Do you want to find the list of Best Fighter Jets in the World? This article will not just tell you about the Top 10 Latest and Best Fighter Jets in the World Today but will also show you an overview of their key features, design, avionics, armaments, operational history and of course their Engines.
Top 10 Best Fighter Jets in the World
Over the last decades, air forces have always been the first military component engaged in all crises or conflicts, from the Falklands to the Gulf, from Bosnia to Kosovo, from Afghanistan to Libya, and more recently Mali, the Central African Republic, Iraq, and Syria.
Military aviation is undoubtedly the most strategic weapon today, both in terms of combat effectiveness and of critical technologies implemented.
In modern warfare, air dominance from day one is a must, so that air-to-ground and air-to-sea operations can be conducted safely and efficiently, and this can only be achieved through an advanced fighter jet that can engage and destroy targets in high threat environment.
This analysis of Top 10 Best Fighter Jets in the World is based on the combined score of stealthiness, armament, speed, range, maneuverability, cost-effectiveness and technology.
However, we also considered each Aircraft: maintenance, operational readiness, avionics and hardware flexibility for delivering different types of armaments and its average turn-around time for maintaining continuous and effective sortie rate in case of a conflict.
All of these aircraft mentioned here are incredibly powerful and devastating, and except for F-22 Raptor and F-35 Lightning II all other fighter jets in this list are involved in military operations and proven their combat effectiveness in recent years.
This list does not contain aircraft that are currently under development or at the prototype stage such as Russian Sukhoi Su-57 (PAK-FA) and Chinese Chengdu J-20. It includes only battle-proven and latest operational warplanes with Airforces around the world.
Here is a list of world’s Top 10 Incredibly advanced multirole fighter jets in the world.
10. PAC/CAC JF-17 Thunder (Pakistan/China)
The PAC JF-17 Thunder is a lightweight, single-engine, multi-role combat fighter aircraft developed jointly by Pakistan and China in 2003. The JF-17 can be used for aerial reconnaissance, ground attack, and aircraft interception role for medium threat environment.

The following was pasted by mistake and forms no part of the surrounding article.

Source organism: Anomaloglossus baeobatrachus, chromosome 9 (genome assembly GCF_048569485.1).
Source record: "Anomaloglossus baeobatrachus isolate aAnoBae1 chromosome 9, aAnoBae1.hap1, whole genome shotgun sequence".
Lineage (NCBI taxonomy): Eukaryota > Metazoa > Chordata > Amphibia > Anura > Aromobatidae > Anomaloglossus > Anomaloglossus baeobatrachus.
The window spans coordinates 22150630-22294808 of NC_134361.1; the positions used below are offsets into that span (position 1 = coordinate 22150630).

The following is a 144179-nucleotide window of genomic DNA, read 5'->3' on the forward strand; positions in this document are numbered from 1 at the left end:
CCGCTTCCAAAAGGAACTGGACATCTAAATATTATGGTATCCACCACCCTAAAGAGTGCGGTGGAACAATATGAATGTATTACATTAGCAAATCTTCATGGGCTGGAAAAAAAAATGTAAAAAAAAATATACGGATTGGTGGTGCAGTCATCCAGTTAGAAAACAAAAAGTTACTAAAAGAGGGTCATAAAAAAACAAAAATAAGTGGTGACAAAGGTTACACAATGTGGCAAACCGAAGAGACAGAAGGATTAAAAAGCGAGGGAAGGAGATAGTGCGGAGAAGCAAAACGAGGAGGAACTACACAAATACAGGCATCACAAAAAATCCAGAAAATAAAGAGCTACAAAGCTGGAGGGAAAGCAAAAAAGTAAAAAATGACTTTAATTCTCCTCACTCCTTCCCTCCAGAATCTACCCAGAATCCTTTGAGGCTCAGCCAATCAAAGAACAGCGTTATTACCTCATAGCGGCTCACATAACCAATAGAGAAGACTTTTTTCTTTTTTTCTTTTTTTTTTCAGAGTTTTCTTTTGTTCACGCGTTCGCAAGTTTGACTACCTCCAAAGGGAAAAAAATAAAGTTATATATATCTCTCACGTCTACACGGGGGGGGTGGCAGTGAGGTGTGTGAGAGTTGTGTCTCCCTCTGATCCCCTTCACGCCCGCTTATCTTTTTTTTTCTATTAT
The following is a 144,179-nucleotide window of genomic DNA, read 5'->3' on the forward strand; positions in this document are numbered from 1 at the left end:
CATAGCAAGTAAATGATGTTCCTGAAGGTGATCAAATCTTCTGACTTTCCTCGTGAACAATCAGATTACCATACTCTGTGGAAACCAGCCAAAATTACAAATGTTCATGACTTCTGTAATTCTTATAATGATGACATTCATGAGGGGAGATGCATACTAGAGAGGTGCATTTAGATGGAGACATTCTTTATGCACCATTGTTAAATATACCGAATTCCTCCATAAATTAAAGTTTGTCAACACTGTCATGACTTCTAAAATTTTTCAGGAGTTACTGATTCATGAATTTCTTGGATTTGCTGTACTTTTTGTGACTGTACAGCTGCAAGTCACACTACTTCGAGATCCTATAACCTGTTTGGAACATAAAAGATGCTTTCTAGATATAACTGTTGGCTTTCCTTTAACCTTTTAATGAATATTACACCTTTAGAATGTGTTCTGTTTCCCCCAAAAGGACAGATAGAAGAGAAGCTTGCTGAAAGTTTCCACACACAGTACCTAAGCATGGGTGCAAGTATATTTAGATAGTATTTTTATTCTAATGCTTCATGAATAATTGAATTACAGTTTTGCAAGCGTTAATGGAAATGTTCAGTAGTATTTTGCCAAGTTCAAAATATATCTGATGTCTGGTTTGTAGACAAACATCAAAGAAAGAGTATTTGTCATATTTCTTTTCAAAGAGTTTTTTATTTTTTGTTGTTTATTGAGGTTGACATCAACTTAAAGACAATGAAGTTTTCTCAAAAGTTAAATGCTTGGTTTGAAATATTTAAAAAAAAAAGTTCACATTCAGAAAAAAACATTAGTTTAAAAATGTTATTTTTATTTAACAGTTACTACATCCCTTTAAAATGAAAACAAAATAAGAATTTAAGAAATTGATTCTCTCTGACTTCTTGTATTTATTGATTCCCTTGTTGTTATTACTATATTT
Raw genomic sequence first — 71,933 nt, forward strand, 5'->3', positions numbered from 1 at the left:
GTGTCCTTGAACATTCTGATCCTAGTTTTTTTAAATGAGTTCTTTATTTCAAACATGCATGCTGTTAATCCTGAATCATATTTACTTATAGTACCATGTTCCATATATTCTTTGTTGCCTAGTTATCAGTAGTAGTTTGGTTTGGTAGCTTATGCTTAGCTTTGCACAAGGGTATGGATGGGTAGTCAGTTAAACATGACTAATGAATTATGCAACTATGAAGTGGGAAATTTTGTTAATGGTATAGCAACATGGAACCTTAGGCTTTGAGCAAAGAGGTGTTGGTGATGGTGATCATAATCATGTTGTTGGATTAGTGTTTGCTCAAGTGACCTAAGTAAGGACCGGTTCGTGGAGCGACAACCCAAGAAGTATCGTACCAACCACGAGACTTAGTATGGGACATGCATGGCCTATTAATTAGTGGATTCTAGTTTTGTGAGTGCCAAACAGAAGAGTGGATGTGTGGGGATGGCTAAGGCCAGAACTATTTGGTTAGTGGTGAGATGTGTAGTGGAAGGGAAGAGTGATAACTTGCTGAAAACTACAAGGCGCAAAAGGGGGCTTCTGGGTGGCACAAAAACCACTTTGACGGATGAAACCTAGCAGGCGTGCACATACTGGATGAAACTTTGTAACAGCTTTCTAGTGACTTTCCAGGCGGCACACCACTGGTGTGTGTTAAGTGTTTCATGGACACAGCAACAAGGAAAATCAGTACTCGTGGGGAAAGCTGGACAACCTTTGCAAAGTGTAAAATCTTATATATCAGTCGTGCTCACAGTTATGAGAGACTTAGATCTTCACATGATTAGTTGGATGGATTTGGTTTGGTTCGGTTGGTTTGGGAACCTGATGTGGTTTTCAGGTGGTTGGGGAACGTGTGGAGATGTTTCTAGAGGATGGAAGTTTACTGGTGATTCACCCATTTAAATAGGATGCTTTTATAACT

The JF-17 Thunder is initially designed to complement the Pakistan Air Force Lockheed Martin F-16 whose performance it roughly matches, at half the cost, thus providing an excellent option for developing countries to integrate and deploy diverse munition from Western, Chinese and Russian vendors at a fraction of a cost for its major Western rivals.
Equipped with BVR capable air-to-air and air-to-surface missiles, and a 23 mm twin-barrel autocannon. It is powered by Russian made Klimov RD-93 (variant of the same engine used on Russian MIG-29 Fulcrum) afterburning turbofan engine and has a top speed of Mach 1.8 with Service Ceiling of 55,500 ft.
Recently, JF-17 Block 2 (dual-seater) version has been produced that provide in-flight refueling capabilities, increased payload capacity and a dedicated advanced targeting pod that provides positive target identification, autonomous tracking, and precise weapons guidance from extended standoff ranges.
9. Saab JAS 39 Gripen (Sweden)
The Saab JAS 39 Gripen is a light single-engine multirole fighter aircraft manufactured by the Swedish aerospace company Saab. It was designed to replace the Saab 35 Draken and 37 Viggen in the Swedish Air Force.
In 1979, the Swedish government began development studies for an aircraft capable of fighter, attack and reconnaissance missions to replace its Airforce aging fleet. A new design from Saab was selected and developed as the JAS 39 – which first flew in 1988.
The Gripen has 7 external hardpoints for carrying payloads: one at each wingtip, two under each wing and one on the fuselage centreline.
Gripen is compatible with a number of different armaments including air-to-air missiles such as the AIM-9 Sidewinder, air-to-ground missiles such as the AGM-65 Maverick, and anti-ship missiles such as the RBS-15.
It is powered by a Volvo RM12 turbofan engine (now GKN Aerospace Engine Systems), a license-manufactured derivative of General Electric F404 engine with a maximum speed of the aircraft is Mach 2.